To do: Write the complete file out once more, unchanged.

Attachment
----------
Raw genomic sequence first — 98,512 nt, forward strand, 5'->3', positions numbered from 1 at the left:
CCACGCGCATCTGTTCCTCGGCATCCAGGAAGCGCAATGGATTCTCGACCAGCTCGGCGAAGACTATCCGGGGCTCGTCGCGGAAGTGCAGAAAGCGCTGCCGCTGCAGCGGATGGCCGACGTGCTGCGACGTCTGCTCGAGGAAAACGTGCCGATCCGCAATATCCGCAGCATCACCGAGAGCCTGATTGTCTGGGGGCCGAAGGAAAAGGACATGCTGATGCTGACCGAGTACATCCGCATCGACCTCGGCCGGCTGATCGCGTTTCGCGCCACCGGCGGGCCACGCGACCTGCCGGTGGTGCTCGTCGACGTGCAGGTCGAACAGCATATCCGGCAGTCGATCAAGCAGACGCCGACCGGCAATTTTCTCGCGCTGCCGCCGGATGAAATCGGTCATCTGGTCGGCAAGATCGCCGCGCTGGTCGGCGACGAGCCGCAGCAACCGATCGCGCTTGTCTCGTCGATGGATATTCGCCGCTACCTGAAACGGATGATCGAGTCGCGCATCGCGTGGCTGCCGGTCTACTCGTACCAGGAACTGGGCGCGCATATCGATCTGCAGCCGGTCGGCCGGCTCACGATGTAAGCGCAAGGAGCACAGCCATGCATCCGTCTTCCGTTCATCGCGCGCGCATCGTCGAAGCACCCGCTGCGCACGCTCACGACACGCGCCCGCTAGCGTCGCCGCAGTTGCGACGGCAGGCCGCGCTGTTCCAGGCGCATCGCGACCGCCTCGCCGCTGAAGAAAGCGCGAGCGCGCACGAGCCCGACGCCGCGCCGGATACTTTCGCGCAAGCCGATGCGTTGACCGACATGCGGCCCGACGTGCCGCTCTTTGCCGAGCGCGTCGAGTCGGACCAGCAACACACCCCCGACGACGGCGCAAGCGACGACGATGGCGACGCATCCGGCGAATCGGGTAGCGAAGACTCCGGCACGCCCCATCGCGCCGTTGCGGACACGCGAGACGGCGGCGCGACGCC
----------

Raw genomic sequence first — 98,512 nt, forward strand, 5'->3', positions numbered from 1 at the left:
CCACGCGCATCTGTTCCTCGGCATCCAGGAAGCGCAATGGATTCTCGACCAGCTCGGCGAAGACTATCCGGGGCTCGTCGCGGAAGTGCAGAAAGCGCTGCCGCTGCAGCGGATGGCCGACGTGCTGCGACGTCTGCTCGAGGAAAACGTGCCGATCCGCAATATCCGCAGCATCACCGAGAGCCTGATTGTCTGGGGGCCGAAGGAAAAGGACATGCTGATGCTGACCGAGTACATCCGCATCGACCTCGGCCGGCTGATCGCGTTTCGCGCCACCGGCGGGCCACGCGACCTGCCGGTGGTGCTCGTCGACGTGCAGGTCGAACAGCATATCCGGCAGTCGATCAAGCAGACGCCGACCGGCAATTTTCTCGCGCTGCCGCCGGATGAAATCGGTCATCTGGTCGGCAAGATCGCCGCGCTGGTCGGCGACGAGCCGCAGCAACCGATCGCGCTTGTCTCGTCGATGGATATTCGCCGCTACCTGAAACGGATGATCGAGTCGCGCATCGCGTGGCTGCCGGTCTACTCGTACCAGGAACTGGGCGCGCATATCGATCTGCAGCCGGTCGGCCGGCTCACGATGTAAGCGCAAGGAGCACAGCCATGCATCCGTCTTCCGTTCATCGCGCGCGCATCGTCGAAGCACCCGCTGCGCACGCTCACGACACGCGCCCGCTAGCGTCGCCGCAGTTGCGACGGCAGGCCGCGCTGTTCCAGGCGCATCGCGACCGCCTCGCCGCTGAAGAAAGCGCGAGCGCGCACGAGCCCGACGCCGCGCCGGATACTTTCGCGCAAGCCGATGCGTTGACCGACATGCGGCCCGACGTGCCGCTCTTTGCCGAGCGCGTCGAGTCGGACCAGCAACACACCCCCGACGACGGCGCAAGCGACGACGATGGCGACGCATCCGGCGAATCGGGTAGCGAAGACTCCGGCACGCCCCATCGCGCCGTTGCGGACACGCGAGACGGCGGCGCGACGCC